How to Compress a Gas Strut for Installation

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Even though you might never think of it, sometimes the gas struts on your vehicle can go bad. Gas struts can perform several functions, including aiding suspension and keeping the hood open. Taking the bad strut off takes no time and is pretty easy. Getting the new one on, however, requires some creative problem solving. 

Thankfully, you have stumbled upon this article which will detail the process of compressing a gas strut for installation. Compressing the strut is the hardest part of the replacement process. Once you get it compressed, the rest of the installation will go very smoothly.

What are Compression Gas Springs?

Compression gas springs, also called gas struts, generate force within themselves to apply pressure and adjust with force. They help with lifting, damping and counterbalancing on a variety of applications. You can find them on motor vehicles helping to keep the hood open or aiding the suspension system. 

Additionally, many home doors use them to keep the door from closing too quickly and slapping. They can hold things open with enough give not to break, while keeping their desired function. You can typically find two types of gas springs on your motor vehicle.

Gas Struts for Vehicle Suspension

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Also known as shock absorbers, these struts help create a smoother ride for your vehicle. Attached to the underside of your vehicle as part of the suspension system, they absorb impact from bumps. These have a spring that goes around them on the outside to help with impact absorption. 

Gas Struts for Hatches and Hoods

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Less important are the gas springs that keep your trunk hatch or hood open. They function in the same manner to give pressure on these doors, keeping them open. When a hatch or hood spring goes you can replace it at your leisure, whereas when a suspension spring goes you should correct that issue as soon as you can.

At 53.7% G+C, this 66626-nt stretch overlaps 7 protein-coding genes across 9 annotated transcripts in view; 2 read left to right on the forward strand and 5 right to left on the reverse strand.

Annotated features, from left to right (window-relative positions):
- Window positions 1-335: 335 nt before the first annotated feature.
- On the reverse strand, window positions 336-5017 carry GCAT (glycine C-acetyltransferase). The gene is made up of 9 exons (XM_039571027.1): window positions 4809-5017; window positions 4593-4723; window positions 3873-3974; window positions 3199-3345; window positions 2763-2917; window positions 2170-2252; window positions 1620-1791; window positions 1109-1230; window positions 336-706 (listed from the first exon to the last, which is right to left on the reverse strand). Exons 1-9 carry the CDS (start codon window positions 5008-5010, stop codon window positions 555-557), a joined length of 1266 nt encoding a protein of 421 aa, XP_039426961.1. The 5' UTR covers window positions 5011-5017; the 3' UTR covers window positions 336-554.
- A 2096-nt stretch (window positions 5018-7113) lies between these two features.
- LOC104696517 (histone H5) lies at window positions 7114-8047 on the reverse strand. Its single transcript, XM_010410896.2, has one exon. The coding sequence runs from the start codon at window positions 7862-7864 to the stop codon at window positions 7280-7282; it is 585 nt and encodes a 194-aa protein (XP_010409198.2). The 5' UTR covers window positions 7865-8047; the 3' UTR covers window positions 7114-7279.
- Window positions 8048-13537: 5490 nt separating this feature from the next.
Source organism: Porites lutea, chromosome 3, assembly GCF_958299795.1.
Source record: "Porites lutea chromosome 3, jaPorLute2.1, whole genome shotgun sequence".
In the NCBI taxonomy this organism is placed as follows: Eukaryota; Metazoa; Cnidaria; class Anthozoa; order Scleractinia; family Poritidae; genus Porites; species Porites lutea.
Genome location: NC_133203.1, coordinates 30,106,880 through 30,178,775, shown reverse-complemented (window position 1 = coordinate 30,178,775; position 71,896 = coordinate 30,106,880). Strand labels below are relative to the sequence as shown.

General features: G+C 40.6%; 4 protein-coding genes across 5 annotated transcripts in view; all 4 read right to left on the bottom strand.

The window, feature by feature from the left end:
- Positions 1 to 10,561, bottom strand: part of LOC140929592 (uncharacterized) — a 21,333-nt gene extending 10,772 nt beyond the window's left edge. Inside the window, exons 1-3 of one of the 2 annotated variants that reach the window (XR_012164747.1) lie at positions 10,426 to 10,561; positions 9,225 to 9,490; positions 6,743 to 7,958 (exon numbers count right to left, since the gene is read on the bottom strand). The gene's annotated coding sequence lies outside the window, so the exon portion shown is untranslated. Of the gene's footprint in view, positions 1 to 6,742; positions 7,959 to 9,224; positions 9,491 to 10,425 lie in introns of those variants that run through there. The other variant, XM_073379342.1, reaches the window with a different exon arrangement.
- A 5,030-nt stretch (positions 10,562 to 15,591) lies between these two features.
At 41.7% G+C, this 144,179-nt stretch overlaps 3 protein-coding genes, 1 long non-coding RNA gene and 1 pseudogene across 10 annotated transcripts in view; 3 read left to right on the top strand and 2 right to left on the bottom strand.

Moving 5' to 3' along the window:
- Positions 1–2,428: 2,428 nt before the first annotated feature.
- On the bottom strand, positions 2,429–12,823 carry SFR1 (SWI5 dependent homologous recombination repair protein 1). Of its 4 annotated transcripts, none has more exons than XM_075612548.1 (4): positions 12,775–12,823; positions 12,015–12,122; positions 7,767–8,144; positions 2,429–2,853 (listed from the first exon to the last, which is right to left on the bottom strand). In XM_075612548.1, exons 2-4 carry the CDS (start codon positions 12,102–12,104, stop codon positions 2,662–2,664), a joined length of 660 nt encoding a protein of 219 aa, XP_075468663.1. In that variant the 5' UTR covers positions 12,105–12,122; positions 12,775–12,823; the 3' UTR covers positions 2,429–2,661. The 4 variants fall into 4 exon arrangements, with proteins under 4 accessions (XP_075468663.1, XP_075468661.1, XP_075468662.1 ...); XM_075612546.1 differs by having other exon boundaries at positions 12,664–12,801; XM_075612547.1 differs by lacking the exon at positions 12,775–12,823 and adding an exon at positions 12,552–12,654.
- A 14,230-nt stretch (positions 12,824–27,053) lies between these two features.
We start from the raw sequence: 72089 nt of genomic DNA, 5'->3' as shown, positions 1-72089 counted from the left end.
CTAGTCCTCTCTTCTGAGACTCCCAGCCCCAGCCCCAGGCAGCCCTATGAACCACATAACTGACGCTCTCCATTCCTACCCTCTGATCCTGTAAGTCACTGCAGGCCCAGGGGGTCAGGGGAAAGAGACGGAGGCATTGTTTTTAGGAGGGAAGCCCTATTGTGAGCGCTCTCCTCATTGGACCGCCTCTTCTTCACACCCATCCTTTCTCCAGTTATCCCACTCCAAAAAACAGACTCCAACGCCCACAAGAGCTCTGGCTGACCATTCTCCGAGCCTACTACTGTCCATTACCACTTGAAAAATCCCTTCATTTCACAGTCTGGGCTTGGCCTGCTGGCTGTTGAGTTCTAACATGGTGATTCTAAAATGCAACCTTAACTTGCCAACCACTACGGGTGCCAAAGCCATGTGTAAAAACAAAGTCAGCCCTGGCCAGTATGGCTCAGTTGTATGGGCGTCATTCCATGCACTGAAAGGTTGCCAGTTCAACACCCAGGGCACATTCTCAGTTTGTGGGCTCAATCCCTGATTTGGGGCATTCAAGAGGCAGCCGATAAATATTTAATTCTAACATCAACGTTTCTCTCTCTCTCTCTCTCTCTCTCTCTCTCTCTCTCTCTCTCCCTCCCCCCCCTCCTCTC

Installing Hood and Hatch Struts

You do not usually have to compress these gas struts for installation, since you can open the hood or hatch to the maximum length of the strut. You will know your old strut needs replacing when your hood or hatch no longer stays open by itself.

To start, remove the old strut with a wrench of the correct size. Next, prop open the hood or hatch in a stable manner. You can use a plank of wood or have a helper keep the door open while you perform the installation. Next, line up the new strut where the old one went and install the correct screens and bolts. Test the hood or hatch a few times to make sure it works.

Installing Suspension Struts

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These gas springs require a bit more effort, since you need to compress them in order to install them. Start by elevating your vehicle to look underneath it and remove the old strut. Once complete, you may need to manually compress the new strut to get it to fit.

On some vehicles you can unhook the sway bar and create enough clearance to install the new strap. If you cannot create enough clearance, you will need to compress the strut. Be very, very careful since a compressed strut holds a lot of tension and can cause a lot of damage if that tension gets loose. 

Gas struts may require over 100 pounds of force in order to compress. Use a ratchet strap in order to achieve the force needed for compression. Start by hooking the end hooks of the strap to each end of the strut. Once firmly in place, start tightening the strap until you get the gas strut to the desired length. Install the new spring in place of the old one, and release the strap once you have the spring securely bolted in place.

You can also use a floor jack to compress the strut. In this case, install the top mount of the strut to the vehicle and position the bottom mount on the floor jack. Start raising the floor jack to compress the strut to the desired length. Finally, secure the wire for installation.

Can you Refill a Gas Spring?

You can always refill a limp gas spring, but it usually costs about the same or less just to buy a new one for replacement. 

Are Gas Springs Dangerous?

Gas springs only pose a danger when compressed. In this state, they hold a lot of energy which can cause damage when let out unintentionally or at the wrong time. Start clear of either end of the gas spring in case your compression method fails and the spring extends. 


With a little ingenuity, you can save a trip to the mechanic and replace your gas struts yourself. All you need is a ratchet strap or a floor jack for your suspension springs, and a little bit of elbow grease. Check out our blog for additional vehicle maintenance tips.

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